The pandemic put those hopes on hold, with climate change being eclipsed by a news cycle dominated by COVID-19. This year, it is my sincere hope that 2020 was just a bump in the road: opportunities delayed, rather than thwarted. In fact, with the world pinning its hopes on a post-COVID ‘green recovery’ fueled by infrastructure spending, I believe that this year we are looking at the best opportunity of our lifetimes to enact real, long-term change and limit global warming to 1.5C by the end of the century.

The pandemic may well have focused our collective will: unchecked climate change, after all, will be far more devastating for the world than COVID-19. The response to the pandemic, and particularly the speed in which numerous effective vaccines were developed, tested and rolled out, showed us that governments, businesses, investors and researchers can work together to ensure funding, personnel and resources can be allocated where they can be most effective.

It is my hope that this year’s Abu Dhabi Sustainability Week (ADSW) will be remembered as a platform through which we helped forge this collective will in regard to the green recovery and to climate action. As one of the world’s most recognized sustainability gatherings for more than a decade now, ADSW is this year being held virtually, and bringing together more of the world’s most influential experts and leaders in sustainability and climate action than ever before.

We’re building on solid momentum: between 2015 and 2020, solar and wind capacity around the world more than doubled, from less than 700GW to more than 1,400GW, and by early 2020 renewable sources were accounting for 28 percent of global energy generation. At the same time, US President-elect Joe Biden, through his Build Back Better initiative, is putting sustainable infrastructure investment and clean energy transition at the top of his agenda. (We had the honor of hosting the president-elect at Masdar City, when he visited the UAE in 2016, and he expressed a keenness to enhance co-operation between the US and UAE in clean energy.)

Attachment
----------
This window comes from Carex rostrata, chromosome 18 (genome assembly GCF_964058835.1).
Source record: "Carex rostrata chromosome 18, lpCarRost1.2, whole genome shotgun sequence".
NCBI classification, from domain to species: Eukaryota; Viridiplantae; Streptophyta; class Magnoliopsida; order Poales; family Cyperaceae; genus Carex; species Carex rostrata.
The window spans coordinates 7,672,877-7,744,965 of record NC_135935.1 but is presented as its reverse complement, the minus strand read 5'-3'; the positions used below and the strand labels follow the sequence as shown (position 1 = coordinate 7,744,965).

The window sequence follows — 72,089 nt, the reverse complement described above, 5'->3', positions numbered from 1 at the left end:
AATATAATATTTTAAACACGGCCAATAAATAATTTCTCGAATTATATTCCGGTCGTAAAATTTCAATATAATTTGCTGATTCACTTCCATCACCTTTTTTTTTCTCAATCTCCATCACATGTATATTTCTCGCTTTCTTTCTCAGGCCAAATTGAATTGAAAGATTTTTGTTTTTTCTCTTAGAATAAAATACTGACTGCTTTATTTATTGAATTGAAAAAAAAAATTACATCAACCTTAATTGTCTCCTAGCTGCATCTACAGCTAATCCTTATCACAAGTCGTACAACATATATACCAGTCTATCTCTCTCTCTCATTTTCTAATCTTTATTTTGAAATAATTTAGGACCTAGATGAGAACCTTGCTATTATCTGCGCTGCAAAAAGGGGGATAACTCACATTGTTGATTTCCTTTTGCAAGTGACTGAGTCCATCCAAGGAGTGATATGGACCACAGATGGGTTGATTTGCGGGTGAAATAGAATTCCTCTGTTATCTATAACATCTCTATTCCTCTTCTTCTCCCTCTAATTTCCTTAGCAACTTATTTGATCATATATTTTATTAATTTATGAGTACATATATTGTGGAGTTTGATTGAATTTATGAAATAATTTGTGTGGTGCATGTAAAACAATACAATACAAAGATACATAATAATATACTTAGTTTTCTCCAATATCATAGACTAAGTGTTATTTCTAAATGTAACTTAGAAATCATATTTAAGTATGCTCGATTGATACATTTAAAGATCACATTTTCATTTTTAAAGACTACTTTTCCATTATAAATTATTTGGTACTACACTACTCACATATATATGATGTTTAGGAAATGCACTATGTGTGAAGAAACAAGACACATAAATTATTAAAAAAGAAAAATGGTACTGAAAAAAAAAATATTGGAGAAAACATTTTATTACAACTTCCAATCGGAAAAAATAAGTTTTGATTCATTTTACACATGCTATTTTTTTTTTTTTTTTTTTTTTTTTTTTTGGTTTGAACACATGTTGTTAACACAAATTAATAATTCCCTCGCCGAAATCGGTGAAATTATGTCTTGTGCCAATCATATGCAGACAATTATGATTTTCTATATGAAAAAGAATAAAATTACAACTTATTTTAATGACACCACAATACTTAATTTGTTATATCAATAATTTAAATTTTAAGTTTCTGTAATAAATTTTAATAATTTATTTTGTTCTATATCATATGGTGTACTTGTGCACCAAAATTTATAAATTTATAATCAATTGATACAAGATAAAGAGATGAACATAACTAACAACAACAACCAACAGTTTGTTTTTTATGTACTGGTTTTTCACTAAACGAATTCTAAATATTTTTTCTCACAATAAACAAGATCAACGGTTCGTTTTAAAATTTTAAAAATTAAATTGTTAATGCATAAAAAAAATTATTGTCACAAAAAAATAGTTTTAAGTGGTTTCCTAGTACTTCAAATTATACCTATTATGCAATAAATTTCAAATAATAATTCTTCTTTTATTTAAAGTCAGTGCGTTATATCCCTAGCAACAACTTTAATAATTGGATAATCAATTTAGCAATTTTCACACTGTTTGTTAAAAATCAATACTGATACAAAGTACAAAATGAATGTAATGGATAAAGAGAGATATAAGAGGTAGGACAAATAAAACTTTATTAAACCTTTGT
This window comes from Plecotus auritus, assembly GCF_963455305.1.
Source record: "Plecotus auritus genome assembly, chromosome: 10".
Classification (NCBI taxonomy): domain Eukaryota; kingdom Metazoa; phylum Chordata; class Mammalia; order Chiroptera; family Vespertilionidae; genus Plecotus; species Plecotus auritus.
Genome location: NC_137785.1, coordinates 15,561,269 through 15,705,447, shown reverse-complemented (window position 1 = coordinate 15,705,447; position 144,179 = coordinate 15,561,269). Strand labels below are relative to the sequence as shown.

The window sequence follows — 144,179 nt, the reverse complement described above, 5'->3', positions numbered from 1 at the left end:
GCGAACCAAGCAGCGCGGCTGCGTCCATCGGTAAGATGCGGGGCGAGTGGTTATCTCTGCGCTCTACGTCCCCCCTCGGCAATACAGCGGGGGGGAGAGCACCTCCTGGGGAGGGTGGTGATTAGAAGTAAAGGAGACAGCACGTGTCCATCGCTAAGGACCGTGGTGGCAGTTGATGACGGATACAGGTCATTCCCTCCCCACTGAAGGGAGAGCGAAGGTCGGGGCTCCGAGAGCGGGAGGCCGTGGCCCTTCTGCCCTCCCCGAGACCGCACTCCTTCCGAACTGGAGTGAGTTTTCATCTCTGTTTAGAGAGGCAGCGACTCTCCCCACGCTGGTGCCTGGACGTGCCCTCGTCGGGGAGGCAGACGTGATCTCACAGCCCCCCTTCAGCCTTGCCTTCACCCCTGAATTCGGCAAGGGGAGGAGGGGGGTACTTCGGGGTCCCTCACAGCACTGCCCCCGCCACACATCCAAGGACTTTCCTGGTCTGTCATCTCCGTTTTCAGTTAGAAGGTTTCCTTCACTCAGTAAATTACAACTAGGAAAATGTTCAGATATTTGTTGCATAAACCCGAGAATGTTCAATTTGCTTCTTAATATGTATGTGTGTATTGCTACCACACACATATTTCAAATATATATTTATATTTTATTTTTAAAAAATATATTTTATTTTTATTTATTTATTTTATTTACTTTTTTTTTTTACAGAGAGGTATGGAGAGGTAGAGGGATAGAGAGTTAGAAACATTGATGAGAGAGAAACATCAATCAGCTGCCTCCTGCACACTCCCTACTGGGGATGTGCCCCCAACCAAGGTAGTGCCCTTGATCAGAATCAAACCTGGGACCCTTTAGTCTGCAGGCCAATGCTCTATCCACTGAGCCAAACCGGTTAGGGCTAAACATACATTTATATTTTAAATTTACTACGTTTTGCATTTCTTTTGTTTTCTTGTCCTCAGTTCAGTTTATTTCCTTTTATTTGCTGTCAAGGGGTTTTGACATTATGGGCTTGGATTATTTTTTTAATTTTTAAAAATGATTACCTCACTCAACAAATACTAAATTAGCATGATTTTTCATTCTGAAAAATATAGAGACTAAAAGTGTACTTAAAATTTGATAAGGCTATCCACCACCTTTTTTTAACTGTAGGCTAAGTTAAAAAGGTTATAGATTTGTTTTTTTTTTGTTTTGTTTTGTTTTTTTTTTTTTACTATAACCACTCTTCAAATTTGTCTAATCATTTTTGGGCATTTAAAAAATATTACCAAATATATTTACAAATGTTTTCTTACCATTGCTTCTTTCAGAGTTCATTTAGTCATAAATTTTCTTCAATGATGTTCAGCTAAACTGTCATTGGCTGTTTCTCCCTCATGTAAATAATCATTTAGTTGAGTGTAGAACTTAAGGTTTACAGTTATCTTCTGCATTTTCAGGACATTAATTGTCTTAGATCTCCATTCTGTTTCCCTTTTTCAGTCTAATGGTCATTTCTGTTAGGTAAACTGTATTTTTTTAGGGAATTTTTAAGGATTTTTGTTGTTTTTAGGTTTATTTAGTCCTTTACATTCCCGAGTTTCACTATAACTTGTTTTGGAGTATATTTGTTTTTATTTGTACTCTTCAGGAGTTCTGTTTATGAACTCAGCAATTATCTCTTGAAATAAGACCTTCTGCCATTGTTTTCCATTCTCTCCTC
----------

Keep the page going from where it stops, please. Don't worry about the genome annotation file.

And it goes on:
For over a decade now, the UAE and Masdar have been playing a leading role in supporting climate action, both here and abroad. At Masdar City, for example, we have created a complete sustainability ecosystem that allows new ideas to develop and to thrive, and which is home to more than 900 innovative enterprises from around the world today. And, with partners including Taqa and EDF Renewables we are proud to be part of the 2 GW Al Dhafra solar project – a testament to the UAE’s commitment to clean energy.

This commitment was further reinforced at the end of 2020, with the UAE’s leadership announcing we would reduce our carbon emissions by 23.5 percent by 2030, in line with our commitment to the Paris Agreement. This translates into absolute emission reduction of about 70 million tonnes and will be achieved through more clean energy capacity as well as boosting energy efficiency; increasing carbon capture; promoting sustainable agriculture; and implementing environment-friendly waste management.

In the UAE, our clean power capacity – including solar and nuclear – is set to meet the target of 14GW by 2030, increasing from just over 100 MW in 2015, and 2.4 GW in 2020. Masdar pledged in 2019 to double the capacity of our generation portfolio – then at 4 GW – within five years. In fact, we have already exceeded that target in 2020. Our portfolio including operational projects and those under delivery, has a capacity of more than 10 GW, displacing some 16 million tonnes of CO2 each year.

Any green recovery that is committed to mitigating climate change will require the highest levels of collaboration and partnership between countries, businesses, and societies, and here, too, we see opportunities in 2021. With technology, we must invest more into the potential energy sources of the future, such as green hydrogen, as well as finding more efficient battery and storage solutions, developing smart grids, and introducing mobility infrastructure such as charging stations. 
The historic Abraham Accords between Israel and the UAE will bring about a new era of cooperation and co-investment in clean energy, among other opportunities. And, at the end of this year, we at Masdar will be part of the UAE’s delegation to COP26, the UN climate talks, where real progress must be made on drawing a roadmap to achieving the UN Sustainability Goals. 

In 2021, the stakes may never have been higher, but the opportunities have never been greater. 

By Mohamed Jameel Al Ramahi, Chief Executive Officer (CEO) of Masdar